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Online First

10.4103/aja202164

Association of sexually transmitted infection with semen quality in men from couples with primary and secondary infertility

Shun Bai1, Yuan Li2, Mei-Hong Hu1, Li Wu1, Li-Jun Shui1, Xiao-Han Wang3, Yi-Xun Liu4, Qiu-Ling Yue5, Li-Na Yu5, Kai-Qiang Fu6, Xian-Hong Tong1, Xue-Chun Hu4, Bo Xu1

1 Reproductive and Genetic Hospital, The First Affiliated Hospital of USTC, Division of Life Sciences and Medicine, University of Science and Technology of China, Hefei 230001, China
2 Dermatology Department, The Fifth People's Hospital of Hainan Province, Haikou 570100, China
3 Provincial Hospital Affiliated to Anhui Medical University, Hefei 230001, China
4 Department of Urology, The First Affiliated Hospital of USTC, Division of Life Sciences and Medicine, University of Science and Technology of China, Hefei 230001, China
5 Reproductive Medicine Center, The Affiliated Drum Tower Hospital of Nanjing University Medical School, Nanjing 210008, China
6 College of Veterinary Medicine, Qingdao Agricultural University, Qingdao 266109, China

Correspondence: Dr. B Xu (bio_xubo@163.com) or Dr. XC Hu (b091230028@163.com)

21-Sep-2021

Abstract

This study aims to compare the prevalence of sexually transmitted infections (STIs) with semen quality in men from couples with primary and secondary infertility. Semen samples were collected from 133 men who requested fertility evaluation. Seminal tract infection with Ureaplasma spp. (UU), Mycoplasma hominis (MH), Mycoplasma genitalium (MG), Chlamydia trachomatis (CT), Neisseria gonorrhoeae (NG), and herpes simplex virus-2 (HSV-2) was assessed by PCR-based diagnostic assays. Among all patients, the prevalence of STIs was higher in men from couples with primary infertility than that in men from couples with secondary infertility (39.7% vs 21.7%, P = 0.03). The prevalence of UU was 28.8% and 13.3% in men from couples with primary and secondary infertility, respectively. Men from couples with primary infertility were more likely to be positive for UU than men from couples with secondary infertility (P = 0.04). Regarding the UU subtype, the prevalence of Ureaplasma urealyticum (Uuu) and Ureaplasma parvum (Uup; including Uup1, Uup3, Uup6, and Uup14) did not differ between the two groups. No associations between the prevalence rates of MH, MG, and CT were found in men from either infertility group. A lower sperm concentration was associated with STI pathogen positivity in men with primary infertility according to the crude model (P = 0.04). The crude and adjusted models showed that semen volume (both P = 0.03) and semen leukocyte count (both P = 0.02) were independently associated with secondary infertility. These findings suggest the importance of classifying the type of infertility during routine diagnosis of seminal tract infections.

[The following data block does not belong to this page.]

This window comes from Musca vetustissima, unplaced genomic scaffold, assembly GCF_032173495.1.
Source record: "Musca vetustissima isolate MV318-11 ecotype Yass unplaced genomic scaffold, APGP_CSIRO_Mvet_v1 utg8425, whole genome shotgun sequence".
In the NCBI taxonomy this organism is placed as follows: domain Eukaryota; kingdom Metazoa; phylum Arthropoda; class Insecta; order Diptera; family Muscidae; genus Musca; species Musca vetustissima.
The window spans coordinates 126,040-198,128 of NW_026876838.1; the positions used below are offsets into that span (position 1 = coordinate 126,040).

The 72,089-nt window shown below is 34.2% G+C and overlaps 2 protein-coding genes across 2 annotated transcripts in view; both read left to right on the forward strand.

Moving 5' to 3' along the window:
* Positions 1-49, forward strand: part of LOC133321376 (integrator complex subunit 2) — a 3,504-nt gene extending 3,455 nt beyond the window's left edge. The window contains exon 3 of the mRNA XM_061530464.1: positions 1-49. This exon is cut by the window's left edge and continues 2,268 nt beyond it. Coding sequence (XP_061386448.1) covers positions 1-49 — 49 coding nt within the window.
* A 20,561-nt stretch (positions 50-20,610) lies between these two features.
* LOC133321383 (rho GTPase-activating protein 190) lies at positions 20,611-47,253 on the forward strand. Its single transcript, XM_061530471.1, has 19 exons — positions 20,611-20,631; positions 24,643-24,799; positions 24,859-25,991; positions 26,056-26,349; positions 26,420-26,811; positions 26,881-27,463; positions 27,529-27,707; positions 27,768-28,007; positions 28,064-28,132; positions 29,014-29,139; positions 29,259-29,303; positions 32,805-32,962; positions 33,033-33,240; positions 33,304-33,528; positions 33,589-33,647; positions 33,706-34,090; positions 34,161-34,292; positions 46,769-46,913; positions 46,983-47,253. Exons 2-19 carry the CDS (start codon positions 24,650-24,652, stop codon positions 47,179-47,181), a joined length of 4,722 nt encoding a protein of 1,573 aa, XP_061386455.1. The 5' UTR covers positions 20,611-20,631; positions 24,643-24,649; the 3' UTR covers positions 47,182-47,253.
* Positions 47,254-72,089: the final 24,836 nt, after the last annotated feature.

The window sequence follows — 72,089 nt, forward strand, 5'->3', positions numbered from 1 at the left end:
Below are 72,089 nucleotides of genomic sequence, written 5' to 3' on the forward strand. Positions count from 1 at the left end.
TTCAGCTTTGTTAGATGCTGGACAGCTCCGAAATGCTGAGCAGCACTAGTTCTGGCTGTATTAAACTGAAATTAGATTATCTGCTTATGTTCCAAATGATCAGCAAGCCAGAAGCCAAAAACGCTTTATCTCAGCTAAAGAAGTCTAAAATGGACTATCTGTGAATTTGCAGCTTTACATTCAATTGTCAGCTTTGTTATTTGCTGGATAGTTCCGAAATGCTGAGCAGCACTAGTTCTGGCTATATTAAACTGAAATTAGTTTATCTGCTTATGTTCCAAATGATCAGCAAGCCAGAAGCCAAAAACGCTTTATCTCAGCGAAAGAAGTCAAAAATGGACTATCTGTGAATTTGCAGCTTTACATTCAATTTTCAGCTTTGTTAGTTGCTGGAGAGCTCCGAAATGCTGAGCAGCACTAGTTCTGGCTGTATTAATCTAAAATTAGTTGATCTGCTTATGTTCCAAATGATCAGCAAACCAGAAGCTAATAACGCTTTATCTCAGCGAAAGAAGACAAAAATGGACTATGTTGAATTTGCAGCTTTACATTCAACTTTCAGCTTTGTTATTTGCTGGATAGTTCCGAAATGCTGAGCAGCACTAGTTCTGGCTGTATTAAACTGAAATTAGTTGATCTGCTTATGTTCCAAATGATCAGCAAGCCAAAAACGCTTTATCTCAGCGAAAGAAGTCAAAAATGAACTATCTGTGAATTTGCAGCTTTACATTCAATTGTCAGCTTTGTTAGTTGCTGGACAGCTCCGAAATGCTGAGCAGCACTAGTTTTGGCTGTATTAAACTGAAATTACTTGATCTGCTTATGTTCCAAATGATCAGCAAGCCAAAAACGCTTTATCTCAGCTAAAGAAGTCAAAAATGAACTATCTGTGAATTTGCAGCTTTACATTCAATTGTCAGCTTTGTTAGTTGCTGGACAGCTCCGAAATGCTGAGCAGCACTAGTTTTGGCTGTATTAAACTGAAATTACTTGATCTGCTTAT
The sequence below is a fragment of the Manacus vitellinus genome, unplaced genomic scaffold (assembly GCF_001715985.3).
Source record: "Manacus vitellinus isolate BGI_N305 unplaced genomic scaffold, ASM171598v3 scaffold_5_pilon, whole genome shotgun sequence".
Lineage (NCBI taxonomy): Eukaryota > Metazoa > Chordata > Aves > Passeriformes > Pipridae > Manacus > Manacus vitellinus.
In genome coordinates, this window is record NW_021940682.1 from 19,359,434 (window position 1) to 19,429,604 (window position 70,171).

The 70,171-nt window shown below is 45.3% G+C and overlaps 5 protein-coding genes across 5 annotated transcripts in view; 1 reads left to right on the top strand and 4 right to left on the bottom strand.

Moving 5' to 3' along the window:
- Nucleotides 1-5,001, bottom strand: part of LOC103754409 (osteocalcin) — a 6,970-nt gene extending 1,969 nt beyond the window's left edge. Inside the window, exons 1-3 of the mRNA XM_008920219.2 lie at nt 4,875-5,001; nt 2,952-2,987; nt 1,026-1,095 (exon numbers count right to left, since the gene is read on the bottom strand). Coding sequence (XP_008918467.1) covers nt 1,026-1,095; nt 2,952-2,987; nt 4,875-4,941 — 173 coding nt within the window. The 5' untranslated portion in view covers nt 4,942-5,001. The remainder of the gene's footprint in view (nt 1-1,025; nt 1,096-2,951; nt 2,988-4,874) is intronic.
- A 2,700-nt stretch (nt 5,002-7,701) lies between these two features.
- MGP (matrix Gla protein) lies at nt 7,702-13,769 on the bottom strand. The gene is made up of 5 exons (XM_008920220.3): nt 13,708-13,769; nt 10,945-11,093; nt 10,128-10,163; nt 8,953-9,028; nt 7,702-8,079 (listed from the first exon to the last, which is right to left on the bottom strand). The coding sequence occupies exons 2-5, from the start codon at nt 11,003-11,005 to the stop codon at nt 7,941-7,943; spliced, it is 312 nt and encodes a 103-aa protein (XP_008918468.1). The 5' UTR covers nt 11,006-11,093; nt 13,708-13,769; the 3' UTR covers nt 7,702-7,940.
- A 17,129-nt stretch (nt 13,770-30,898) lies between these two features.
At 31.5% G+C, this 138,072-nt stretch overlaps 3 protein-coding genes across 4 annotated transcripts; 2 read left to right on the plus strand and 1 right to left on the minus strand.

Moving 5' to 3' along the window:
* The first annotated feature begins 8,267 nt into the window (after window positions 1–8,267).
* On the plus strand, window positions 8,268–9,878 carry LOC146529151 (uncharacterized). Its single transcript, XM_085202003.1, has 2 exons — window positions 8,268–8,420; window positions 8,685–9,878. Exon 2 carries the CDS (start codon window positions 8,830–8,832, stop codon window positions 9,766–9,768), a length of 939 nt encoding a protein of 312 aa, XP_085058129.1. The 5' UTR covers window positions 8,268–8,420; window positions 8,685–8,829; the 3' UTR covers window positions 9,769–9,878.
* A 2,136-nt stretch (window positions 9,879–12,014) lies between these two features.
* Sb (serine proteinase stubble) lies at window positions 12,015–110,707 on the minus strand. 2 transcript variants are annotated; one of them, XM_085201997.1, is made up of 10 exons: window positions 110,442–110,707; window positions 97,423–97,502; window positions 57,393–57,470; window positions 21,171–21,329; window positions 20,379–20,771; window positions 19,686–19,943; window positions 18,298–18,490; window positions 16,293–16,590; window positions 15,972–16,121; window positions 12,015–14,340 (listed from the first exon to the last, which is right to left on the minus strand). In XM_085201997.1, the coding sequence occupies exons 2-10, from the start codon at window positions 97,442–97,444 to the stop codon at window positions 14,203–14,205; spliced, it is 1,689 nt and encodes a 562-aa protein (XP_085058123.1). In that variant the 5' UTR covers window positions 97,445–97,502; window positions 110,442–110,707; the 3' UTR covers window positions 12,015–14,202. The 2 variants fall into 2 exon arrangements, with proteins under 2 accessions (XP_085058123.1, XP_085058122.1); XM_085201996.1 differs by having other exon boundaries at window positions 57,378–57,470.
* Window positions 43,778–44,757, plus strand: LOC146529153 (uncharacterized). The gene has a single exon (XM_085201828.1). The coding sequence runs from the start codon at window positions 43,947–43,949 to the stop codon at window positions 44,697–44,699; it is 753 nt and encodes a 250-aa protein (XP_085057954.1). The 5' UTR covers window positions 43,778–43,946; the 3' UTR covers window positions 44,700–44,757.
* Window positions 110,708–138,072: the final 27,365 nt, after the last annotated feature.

Keywords: primary infertility; secondary infertility; semen parameters; sexually transmitted infections

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